2. We can do more of these through co-curricular activities, Values in Action programmes and even selected curriculum.
  5. We encourage everyone in society to partner us in these efforts.
    1. Contribute your time and talent, beyond treasures. Show our students the way forward and help to nurture a more giving generation in time to come.
    2. Share your networks and opportunities with the next generation of students, not just in your alma mater but in other schools as well, to help them succeed like you did.
      • I therefore call on the alumni of the more established schools to come forward, to join hands with us, to contribute to the wider community of schools, so that we can all progress together, faster and better.
  6. This is something that all of us, who have gone through the system and succeeded, can and should do.
    1. Some may ask: what can I contribute if I am not as successful? If I did not come from a school with a more illustrious history? If I do not earn a big salary, wear expensive clothes, live in a big house or drive a fancy car?
    2. My answer is simply this: those material achievements are not the only yardsticks of success; nor should they define our ability to contribute. Neither should they determine the respect and dignity that one deserves.
    3. Instead, we must define success by how much we contribute to others and the greater good, and not just how much we achieve for ourselves.
    4. We should have the courage to step up, and say "I can always contribute something, according to my abilities, regardless of where I am in life".
    5. I look forward to the day when our society defines success not just by one's achievements, but more importantly by one's contributions.
    6. When a true son or daughter of Singapore who earns and deserves our respect is one whose contributions not only commensurate with his or her achievements, but also one who contributes to the best of his or her abilities.


22. Mdm Deputy Speaker, let me conclude.

23. In an increasingly volatile and uncertain environment, we need to avoid over-structuring our system and processes to give our people a false sense of security, while eroding their development to handle an uncertain and untidy world.

  1. Instead, we must provide multiple pathways with diverse metrics of success, while equipping our people with the life skills they need to thrive in the 21st century.
  2. To allow our people to chart their own way forward, according to their own strengths and talents.

24. In an increasingly competitive world, we can easily fall into the trap of always looking at the right side of the bell curve and feeling eternally inadequate.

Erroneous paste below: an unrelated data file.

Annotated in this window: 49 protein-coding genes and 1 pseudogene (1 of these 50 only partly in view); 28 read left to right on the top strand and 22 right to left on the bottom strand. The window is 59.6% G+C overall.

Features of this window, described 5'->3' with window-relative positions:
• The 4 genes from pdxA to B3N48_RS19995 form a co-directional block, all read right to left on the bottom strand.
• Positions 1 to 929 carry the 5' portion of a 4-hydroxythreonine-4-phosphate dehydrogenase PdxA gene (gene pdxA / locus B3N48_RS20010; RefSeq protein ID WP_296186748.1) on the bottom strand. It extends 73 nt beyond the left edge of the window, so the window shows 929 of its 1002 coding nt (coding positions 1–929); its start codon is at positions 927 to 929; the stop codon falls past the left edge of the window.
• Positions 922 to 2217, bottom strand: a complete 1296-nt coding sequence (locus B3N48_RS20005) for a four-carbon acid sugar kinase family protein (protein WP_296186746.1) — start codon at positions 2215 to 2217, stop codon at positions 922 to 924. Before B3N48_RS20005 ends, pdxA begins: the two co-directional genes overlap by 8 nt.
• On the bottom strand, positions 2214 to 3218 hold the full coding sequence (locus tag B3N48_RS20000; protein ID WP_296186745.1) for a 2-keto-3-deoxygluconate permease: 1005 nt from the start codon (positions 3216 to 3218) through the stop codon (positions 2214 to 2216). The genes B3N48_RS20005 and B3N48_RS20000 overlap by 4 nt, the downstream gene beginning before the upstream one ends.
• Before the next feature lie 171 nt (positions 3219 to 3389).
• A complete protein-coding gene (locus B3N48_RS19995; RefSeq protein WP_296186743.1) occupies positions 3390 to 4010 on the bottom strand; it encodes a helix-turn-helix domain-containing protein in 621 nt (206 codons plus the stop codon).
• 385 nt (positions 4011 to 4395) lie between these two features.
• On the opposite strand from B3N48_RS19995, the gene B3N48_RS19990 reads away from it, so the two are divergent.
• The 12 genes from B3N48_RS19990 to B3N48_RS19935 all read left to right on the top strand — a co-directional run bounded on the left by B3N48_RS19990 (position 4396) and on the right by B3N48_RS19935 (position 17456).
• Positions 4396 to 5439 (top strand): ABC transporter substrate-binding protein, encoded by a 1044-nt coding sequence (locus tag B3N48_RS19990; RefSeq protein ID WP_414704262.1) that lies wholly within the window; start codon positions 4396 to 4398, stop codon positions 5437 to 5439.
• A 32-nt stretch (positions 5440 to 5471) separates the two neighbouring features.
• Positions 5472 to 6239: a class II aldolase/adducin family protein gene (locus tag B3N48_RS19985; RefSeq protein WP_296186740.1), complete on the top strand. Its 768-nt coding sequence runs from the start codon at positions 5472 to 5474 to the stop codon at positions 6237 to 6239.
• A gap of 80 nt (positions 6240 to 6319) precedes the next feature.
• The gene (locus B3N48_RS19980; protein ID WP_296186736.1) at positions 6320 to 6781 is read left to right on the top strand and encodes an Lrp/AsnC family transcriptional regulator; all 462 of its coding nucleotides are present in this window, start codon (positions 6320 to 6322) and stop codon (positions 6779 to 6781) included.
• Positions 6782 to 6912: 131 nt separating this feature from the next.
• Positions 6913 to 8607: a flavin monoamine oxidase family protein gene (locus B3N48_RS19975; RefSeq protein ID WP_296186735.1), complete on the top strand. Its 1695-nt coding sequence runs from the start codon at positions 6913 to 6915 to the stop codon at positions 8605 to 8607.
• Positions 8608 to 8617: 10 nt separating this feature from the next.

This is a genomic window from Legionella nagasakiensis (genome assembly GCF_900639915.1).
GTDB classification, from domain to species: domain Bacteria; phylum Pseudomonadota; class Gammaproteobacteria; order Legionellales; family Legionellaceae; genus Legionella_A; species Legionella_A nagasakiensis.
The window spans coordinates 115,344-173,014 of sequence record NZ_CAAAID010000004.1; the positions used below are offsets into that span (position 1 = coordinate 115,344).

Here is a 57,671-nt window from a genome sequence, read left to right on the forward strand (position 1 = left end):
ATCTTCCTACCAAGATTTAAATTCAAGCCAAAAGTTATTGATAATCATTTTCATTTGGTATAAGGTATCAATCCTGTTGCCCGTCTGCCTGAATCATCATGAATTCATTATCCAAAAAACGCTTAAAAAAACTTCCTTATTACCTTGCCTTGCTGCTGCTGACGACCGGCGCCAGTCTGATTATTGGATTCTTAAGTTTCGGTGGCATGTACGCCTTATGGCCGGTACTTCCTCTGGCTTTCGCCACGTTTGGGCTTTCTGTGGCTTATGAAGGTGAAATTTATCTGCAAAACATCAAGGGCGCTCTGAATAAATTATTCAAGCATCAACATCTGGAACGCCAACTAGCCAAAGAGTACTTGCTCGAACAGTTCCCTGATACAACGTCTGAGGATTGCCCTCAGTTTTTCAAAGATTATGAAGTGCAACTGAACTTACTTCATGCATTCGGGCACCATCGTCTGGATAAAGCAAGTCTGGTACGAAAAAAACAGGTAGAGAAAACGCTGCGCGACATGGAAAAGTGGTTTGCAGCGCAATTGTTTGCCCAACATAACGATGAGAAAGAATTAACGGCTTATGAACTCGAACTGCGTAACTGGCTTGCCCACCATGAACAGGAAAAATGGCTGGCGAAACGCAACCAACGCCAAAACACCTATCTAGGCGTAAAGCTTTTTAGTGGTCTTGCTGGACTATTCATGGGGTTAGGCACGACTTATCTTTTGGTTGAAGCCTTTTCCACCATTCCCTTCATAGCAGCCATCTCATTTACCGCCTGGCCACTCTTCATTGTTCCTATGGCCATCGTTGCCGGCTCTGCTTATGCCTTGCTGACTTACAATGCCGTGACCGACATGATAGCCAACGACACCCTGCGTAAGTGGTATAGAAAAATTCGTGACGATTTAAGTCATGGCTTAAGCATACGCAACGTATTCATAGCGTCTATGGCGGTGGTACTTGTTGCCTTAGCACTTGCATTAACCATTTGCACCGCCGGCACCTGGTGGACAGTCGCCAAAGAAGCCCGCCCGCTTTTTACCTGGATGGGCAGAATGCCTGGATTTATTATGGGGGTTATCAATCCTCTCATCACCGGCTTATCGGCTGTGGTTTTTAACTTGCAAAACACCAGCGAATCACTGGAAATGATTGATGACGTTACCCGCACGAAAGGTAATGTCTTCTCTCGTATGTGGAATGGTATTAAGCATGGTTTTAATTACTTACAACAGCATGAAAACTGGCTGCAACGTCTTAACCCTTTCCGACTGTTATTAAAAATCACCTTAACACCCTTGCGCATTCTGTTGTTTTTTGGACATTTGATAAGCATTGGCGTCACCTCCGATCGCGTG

1. Instead, we must remind ourselves of our gifts and responsibilities to help those who are less privileged than us.

25. In an increasingly unequal and uncertain world, we need to strengthen our sense of solidarity and collective assurance, without eroding the individual's responsibility and sense of agency.

  1. We must come together, as individuals, as parents, as employers, and as a community.
    1. To celebrate diverse forms of abilities and contributions.
    2. To recognise and respect the dignity of those who contribute in different ways to society.
    3. To help everyone upskill continually and move up the ladder throughout our lifetimes.
    4. And to give back to society and others who have helped us along the way.

26. Finally, the Singapore Story is a living story.

  1. Do not be taken by hubris to think that we have "arrived" or can ever "arrive", and need not evolve or improve anymore.
  2. We understand the merits of our system and how far it has helped us to come this far as a society, by unleashing our potential as individuals. Yet we are not complacent to think that we can ever stop improving our system. Any living system that doesn't grow, will wither.
  3. The mark of our success is not just how well we enable this generation to achieve success, but how well we establish the conditions for the next generation to be even more successful than us.
  4. Only so, will we be able to continuously write new chapters of the Singapore Story.
  5. There may never be a perfect system to develop all the perfect students or workers for our societal needs. But we can all contribute our part to build a better or less imperfect system, to continually inspire our people and all who believe in our dream –
    1. to build a resilient and sustainable meritocratic system to bring out the best from all,
    2. to be a beacon of cohesion with unity of purpose in a troubled world,
    3. a society with a sense of collective responsibility towards one another;
    4. a society with respect for diverse abilities;
    5. a society that rewards hard work, and talent;
    6. a society that recognises contributions beyond achievements; and
    7. a society with gratitude for our blessings to want to do good for all beyond ourselves.
    8. And finally, a nation confident to defy the odds of history to survive and thrive beyond SG100.

27. Thank you.